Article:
Janet Combs (copy)

Janet Combs

Many of you have been losing sleep over the fact that you have no closure regarding the state of the woodpecker assault on our cedar siding, documented in a column a few weeks back.

Fortunately, “Planet Janet” is a serial that methodically, chronologically and some might say ridiculously covers significant news at it occurs. There was no woodpecker news—at least none we were aware of—in the past few weeks. But now there is. So please read on and enjoy a good night’s sleep because no woodpeckers are residing in your walls.

As you will recall, we had made the astute decision to order an eagle decoy that had flashing eyes and emitted a harsh, erratic screeching to keep the woodpecker away. We eagerly awaited our powerful new eagle ordered on eBay. But week after week went by, and he failed to show up for work.

Apparently, the internet is full of fibbers, many of whom have awarded themselves five-star ratings and glowing reviews. Our seller responded to our inquiry with a “should mail out in a couple of weeks,” message, which filled us with such confidence that we immediately cancelled our order. By this time, we had stopped hearing the off-and-on percussive rapping on our siding, so we convinced ourselves that we didn’t really need an animated woodpecker deterrent.

Note that “animated woodpecker deterrent” is the kind of phrase that English teachers love and new English speakers hate, so please use it with caution going forward.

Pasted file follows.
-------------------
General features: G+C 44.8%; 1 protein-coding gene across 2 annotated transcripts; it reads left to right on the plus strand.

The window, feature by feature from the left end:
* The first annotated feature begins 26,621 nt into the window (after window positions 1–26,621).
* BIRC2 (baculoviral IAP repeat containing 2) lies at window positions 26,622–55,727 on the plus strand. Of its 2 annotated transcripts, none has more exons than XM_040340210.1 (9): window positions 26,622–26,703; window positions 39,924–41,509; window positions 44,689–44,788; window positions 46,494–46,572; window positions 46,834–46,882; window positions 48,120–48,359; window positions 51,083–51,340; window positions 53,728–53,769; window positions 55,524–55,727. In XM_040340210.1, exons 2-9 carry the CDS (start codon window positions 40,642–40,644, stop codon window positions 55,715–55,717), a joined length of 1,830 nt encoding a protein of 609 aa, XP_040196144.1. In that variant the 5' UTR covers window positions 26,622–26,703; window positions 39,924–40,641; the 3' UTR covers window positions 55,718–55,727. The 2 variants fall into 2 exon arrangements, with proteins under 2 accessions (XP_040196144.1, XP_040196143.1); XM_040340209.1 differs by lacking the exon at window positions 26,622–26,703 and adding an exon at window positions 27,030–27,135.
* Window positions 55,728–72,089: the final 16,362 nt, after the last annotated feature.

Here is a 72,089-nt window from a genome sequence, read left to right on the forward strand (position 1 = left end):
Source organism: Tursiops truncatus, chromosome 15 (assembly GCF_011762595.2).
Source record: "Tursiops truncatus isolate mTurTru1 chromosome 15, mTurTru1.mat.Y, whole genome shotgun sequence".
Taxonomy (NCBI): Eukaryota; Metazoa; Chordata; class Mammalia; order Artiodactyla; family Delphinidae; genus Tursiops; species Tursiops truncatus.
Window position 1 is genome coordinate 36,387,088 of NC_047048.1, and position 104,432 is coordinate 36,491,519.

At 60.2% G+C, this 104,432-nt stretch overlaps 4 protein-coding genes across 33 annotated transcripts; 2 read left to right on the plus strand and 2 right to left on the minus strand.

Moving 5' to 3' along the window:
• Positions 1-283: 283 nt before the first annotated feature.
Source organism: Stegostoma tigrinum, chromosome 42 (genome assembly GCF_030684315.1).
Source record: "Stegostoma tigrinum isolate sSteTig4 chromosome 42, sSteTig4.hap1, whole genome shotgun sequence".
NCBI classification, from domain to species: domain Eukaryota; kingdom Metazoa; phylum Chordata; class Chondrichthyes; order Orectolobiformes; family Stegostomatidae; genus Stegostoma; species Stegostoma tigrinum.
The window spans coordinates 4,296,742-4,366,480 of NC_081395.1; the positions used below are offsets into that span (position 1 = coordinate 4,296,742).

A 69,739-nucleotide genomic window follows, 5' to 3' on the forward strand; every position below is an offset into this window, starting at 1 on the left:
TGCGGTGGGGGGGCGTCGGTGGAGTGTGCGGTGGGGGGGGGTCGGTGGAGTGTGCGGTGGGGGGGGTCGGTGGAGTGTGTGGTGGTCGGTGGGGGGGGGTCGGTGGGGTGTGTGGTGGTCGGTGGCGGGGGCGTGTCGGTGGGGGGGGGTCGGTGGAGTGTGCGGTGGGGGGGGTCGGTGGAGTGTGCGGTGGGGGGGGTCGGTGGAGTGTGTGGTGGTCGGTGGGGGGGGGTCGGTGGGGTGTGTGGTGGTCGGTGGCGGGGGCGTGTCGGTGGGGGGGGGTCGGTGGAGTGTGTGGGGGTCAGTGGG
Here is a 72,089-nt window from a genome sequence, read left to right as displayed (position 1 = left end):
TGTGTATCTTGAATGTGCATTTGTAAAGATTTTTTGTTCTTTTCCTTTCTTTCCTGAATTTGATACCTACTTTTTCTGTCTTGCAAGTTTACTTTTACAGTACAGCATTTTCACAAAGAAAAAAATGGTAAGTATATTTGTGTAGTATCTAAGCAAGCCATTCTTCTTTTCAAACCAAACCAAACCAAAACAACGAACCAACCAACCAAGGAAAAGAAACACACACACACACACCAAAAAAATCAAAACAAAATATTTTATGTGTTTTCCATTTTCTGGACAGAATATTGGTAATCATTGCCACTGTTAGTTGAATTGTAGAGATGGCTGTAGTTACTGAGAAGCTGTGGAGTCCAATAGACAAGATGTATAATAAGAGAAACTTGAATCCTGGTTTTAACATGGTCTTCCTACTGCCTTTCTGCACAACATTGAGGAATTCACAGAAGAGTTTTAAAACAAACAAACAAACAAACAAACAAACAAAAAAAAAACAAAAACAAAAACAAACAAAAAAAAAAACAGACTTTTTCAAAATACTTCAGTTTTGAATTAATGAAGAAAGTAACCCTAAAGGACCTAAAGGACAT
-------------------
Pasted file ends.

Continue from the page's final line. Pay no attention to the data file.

We kept ourselves busy, pecking away at our own list of 431 home-improvement projects on the weekends, and I perhaps that’s how we missed it. Thankfully, we have terrible internet service that we pay out the wazoo for. In fact, if it wasn’t for our horrendous internet service, we would still be completely unaware of what was going on, woodpecker-wise.

As a matter of fact, after I finish writing this column, I’m going to fill out the comment card for our shoddy internet service provider and thank them profusely for helping me discover the woodpecker family nesting in the walls of our home. This will cause some disruption for the survey tabulators, as this type of comment defies categorization, which is always my goal when responding to surveys.

Here’s how we detected the avian squatters. My home office was located farthest away from the internet connection, so every time I needed to do some research for my column, such as look up how many times the phrase “animated woodpecker deterrent” appears in the Rosetta Stone English language learning program, I would get dropped from sites or get messages about how I was not connected and I needed to unplug my router. I decided to move my home office to the room directly above the router, in the hopes that I would experience faster service. And that’s when I heard it.

Initially, it was a mild sort of screeching, such as a baby animated woodpecker deterrent might make, above the closet in my new office. I was about to go downstairs to tell my husband we had mice in our walls when I looked out the window and saw the iridescent red head of the woodpecker in the nearby tree.

We went outside to assess the damage and discovered the grand foyer the woodpeckers had carved in our siding, about 32 feet up off the ground. At the evening’s feeding time, we watched with a mixture of pride and horror as the woodpecker parents flew in repeatedly to attend to their growing family. Woodpeckers have a clutch of two-to-five babies, but we’re pretty sure we’ve opened the South Strand Woodpecker Birthing Center, because the noise is outstanding.

We’ll wait for them to leave the nest before boarding up their accommodations. In the meantime, I can always look up woodpecker facts with my atrocious internet service. Because if you ask me, that awful service is really for the birds.

Janet Combs is a freelance writer living in Georgetown County. Contact her at www.janetfrickecombs.wordpress.com.